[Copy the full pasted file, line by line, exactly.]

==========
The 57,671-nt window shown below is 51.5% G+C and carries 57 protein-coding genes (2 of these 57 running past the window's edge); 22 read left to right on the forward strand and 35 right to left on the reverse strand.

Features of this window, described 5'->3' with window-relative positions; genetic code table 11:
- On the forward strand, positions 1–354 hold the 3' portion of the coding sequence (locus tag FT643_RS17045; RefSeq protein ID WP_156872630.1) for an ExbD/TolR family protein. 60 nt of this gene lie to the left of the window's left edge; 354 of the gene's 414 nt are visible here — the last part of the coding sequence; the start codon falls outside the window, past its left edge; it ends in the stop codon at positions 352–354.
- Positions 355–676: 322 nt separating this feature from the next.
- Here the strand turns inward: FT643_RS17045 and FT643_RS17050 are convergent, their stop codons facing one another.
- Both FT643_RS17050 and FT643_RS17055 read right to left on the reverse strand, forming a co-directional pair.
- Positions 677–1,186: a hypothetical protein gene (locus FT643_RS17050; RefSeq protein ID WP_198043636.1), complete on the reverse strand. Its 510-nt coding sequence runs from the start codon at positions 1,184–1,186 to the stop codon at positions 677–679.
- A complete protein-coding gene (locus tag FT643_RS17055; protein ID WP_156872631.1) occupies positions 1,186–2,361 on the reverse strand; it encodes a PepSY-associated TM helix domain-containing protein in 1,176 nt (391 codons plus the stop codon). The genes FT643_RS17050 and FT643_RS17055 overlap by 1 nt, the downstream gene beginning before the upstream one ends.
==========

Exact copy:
The 57,671-nt window shown below is 51.5% G+C and carries 57 protein-coding genes (2 of these 57 running past the window's edge); 22 read left to right on the forward strand and 35 right to left on the reverse strand.

Features of this window, described 5'->3' with window-relative positions; genetic code table 11:
- On the forward strand, positions 1–354 hold the 3' portion of the coding sequence (locus tag FT643_RS17045; RefSeq protein ID WP_156872630.1) for an ExbD/TolR family protein. 60 nt of this gene lie to the left of the window's left edge; 354 of the gene's 414 nt are visible here — the last part of the coding sequence; the start codon falls outside the window, past its left edge; it ends in the stop codon at positions 352–354.
- Positions 355–676: 322 nt separating this feature from the next.
- Here the strand turns inward: FT643_RS17045 and FT643_RS17050 are convergent, their stop codons facing one another.
- Both FT643_RS17050 and FT643_RS17055 read right to left on the reverse strand, forming a co-directional pair.
- Positions 677–1,186: a hypothetical protein gene (locus FT643_RS17050; RefSeq protein ID WP_198043636.1), complete on the reverse strand. Its 510-nt coding sequence runs from the start codon at positions 1,184–1,186 to the stop codon at positions 677–679.
- A complete protein-coding gene (locus tag FT643_RS17055; protein ID WP_156872631.1) occupies positions 1,186–2,361 on the reverse strand; it encodes a PepSY-associated TM helix domain-containing protein in 1,176 nt (391 codons plus the stop codon). The genes FT643_RS17050 and FT643_RS17055 overlap by 1 nt, the downstream gene beginning before the upstream one ends.